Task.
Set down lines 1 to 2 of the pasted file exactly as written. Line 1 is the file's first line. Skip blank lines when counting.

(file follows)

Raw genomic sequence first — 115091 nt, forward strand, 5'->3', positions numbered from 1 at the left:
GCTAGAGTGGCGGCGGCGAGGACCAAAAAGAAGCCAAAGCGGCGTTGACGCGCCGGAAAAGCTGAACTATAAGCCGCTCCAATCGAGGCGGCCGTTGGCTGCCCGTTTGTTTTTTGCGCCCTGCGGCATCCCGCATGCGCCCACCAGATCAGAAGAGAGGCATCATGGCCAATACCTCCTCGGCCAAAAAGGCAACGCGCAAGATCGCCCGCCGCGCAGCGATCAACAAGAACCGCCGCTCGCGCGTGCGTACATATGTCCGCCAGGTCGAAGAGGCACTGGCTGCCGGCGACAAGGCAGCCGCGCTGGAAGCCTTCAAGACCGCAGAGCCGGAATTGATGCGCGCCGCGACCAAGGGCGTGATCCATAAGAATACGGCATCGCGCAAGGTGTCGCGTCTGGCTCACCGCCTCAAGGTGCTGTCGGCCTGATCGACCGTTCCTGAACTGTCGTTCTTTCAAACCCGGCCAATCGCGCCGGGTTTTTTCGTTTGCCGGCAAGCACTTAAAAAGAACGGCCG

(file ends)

Raw genomic sequence first — 115091 nt, forward strand, 5'->3', positions numbered from 1 at the left:
GCTAGAGTGGCGGCGGCGAGGACCAAAAAGAAGCCAAAGCGGCGTTGACGCGCCGGAAAAGCTGAACTATAAGCCGCTCCAATCGAGGCGGCCGTTGGCTGCCCGTTTGTTTTTTGCGCCCTGCGGCATCCCGCATGCGCCCACCAGATCAGAAGAGAGGCATCATGGCCAATACCTCCTCGGCCAAAAAGGCAACGCGCAAGATCGCCCGCCGCGCAGCGATCAACAAGAACCGCCGCTCGCGCGTGCGTACATATGTCCGCCAGGTCGAAGAGGCACTGGCTGCCGGCGACAAGGCAGCCGCGCTGGAAGCCTTCAAGACCGCAGAGCCGGAATTGATGCGCGCCGCGACCAAGGGCGTGATCCATAAGAATACGGCATCGCGCAAGGTGTCGCGTCTGGCTCACCGCCTCAAGGTGCTGTCGGCCTGATCGACCGTTCCTGAACTGTCGTTCTTTCAAACCCGGCCAATCGCGCCGGGTTTTTTCGTTTGCCGGCAAGCACTTAAAAAGAACGGCCG